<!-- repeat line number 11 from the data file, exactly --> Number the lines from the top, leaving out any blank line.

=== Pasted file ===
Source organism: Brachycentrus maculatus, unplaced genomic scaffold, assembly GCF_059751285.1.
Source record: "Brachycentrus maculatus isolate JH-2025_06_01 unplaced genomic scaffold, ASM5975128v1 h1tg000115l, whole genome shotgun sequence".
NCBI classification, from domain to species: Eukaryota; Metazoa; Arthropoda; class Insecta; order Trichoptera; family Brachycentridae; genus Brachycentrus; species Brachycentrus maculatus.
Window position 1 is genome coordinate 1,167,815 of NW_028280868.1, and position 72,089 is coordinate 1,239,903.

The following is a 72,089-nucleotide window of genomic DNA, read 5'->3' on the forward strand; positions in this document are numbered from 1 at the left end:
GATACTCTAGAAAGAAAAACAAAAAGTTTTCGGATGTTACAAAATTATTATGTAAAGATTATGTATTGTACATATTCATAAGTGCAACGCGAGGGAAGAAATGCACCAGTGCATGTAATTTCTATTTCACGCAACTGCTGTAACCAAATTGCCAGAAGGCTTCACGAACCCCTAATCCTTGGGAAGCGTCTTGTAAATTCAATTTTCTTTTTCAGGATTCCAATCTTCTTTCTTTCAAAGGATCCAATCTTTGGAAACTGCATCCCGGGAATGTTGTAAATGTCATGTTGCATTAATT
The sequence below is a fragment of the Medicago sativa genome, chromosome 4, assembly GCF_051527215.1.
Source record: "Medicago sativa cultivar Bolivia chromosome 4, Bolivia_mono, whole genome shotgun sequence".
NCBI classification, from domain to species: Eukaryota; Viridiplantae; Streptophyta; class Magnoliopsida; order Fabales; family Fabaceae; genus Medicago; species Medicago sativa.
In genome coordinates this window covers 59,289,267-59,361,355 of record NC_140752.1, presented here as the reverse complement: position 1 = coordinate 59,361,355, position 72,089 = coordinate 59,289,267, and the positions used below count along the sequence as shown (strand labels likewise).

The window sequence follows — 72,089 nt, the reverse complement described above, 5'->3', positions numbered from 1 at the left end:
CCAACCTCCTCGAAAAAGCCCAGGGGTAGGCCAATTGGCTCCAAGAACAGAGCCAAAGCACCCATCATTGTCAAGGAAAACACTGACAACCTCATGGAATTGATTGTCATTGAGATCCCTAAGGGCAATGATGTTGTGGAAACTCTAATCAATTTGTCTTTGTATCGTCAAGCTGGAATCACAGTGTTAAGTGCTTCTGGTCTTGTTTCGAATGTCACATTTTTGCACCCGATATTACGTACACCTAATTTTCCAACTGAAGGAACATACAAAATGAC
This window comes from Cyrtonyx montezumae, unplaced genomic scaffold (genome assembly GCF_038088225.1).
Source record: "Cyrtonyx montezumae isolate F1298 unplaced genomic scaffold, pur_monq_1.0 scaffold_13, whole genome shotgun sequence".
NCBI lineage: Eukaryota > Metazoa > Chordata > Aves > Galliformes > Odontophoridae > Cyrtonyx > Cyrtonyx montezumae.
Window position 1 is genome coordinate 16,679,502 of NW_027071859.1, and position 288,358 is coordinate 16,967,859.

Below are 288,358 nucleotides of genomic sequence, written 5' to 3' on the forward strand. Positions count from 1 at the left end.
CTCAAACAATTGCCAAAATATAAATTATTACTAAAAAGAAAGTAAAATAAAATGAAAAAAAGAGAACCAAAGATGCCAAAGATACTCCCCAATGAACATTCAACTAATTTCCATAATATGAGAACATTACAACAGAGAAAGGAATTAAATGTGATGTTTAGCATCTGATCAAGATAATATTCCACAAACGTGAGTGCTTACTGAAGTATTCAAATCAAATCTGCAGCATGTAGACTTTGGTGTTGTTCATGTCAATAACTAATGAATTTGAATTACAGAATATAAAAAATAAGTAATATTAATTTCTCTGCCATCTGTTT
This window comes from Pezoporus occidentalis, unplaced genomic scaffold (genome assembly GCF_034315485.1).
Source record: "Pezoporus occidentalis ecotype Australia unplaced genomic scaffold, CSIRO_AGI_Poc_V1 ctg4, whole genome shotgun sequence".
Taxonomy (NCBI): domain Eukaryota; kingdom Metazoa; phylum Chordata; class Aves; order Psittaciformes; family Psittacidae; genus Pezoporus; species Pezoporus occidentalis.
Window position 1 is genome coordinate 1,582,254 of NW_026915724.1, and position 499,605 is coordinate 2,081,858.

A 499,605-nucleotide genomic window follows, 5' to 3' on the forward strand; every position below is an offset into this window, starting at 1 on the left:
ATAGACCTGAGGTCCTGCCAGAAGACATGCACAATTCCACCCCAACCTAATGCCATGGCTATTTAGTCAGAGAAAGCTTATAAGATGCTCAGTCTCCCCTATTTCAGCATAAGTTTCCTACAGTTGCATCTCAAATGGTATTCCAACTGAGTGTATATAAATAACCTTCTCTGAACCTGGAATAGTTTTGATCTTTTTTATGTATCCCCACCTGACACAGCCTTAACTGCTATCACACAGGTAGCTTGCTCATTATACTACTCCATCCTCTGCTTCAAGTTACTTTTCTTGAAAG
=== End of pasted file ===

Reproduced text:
The window sequence follows — 72,089 nt, the reverse complement described above, 5'->3', positions numbered from 1 at the left end: